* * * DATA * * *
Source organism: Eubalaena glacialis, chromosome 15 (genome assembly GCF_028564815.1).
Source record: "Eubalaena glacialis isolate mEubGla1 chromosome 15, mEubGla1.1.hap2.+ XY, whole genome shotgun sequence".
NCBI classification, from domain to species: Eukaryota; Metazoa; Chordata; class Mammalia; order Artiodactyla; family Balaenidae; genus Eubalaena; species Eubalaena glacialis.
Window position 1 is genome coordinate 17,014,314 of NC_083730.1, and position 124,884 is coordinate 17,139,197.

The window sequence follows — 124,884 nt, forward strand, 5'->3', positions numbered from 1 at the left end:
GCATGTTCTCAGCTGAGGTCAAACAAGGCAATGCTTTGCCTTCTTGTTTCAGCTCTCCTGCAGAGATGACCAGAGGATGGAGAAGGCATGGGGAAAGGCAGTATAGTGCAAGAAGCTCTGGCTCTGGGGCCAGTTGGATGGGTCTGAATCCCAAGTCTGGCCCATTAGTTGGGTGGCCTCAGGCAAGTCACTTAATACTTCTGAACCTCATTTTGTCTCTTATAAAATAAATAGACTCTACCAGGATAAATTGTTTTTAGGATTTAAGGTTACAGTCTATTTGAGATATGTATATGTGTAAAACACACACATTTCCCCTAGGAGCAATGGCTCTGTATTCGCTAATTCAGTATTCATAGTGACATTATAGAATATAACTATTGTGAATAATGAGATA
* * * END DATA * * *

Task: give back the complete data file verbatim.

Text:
Source organism: Eubalaena glacialis, chromosome 15 (genome assembly GCF_028564815.1).
Source record: "Eubalaena glacialis isolate mEubGla1 chromosome 15, mEubGla1.1.hap2.+ XY, whole genome shotgun sequence".
NCBI classification, from domain to species: Eukaryota; Metazoa; Chordata; class Mammalia; order Artiodactyla; family Balaenidae; genus Eubalaena; species Eubalaena glacialis.
Window position 1 is genome coordinate 17,014,314 of NC_083730.1, and position 124,884 is coordinate 17,139,197.

The window sequence follows — 124,884 nt, forward strand, 5'->3', positions numbered from 1 at the left end:
GCATGTTCTCAGCTGAGGTCAAACAAGGCAATGCTTTGCCTTCTTGTTTCAGCTCTCCTGCAGAGATGACCAGAGGATGGAGAAGGCATGGGGAAAGGCAGTATAGTGCAAGAAGCTCTGGCTCTGGGGCCAGTTGGATGGGTCTGAATCCCAAGTCTGGCCCATTAGTTGGGTGGCCTCAGGCAAGTCACTTAATACTTCTGAACCTCATTTTGTCTCTTATAAAATAAATAGACTCTACCAGGATAAATTGTTTTTAGGATTTAAGGTTACAGTCTATTTGAGATATGTATATGTGTAAAACACACACATTTCCCCTAGGAGCAATGGCTCTGTATTCGCTAATTCAGTATTCATAGTGACATTATAGAATATAACTATTGTGAATAATGAGATA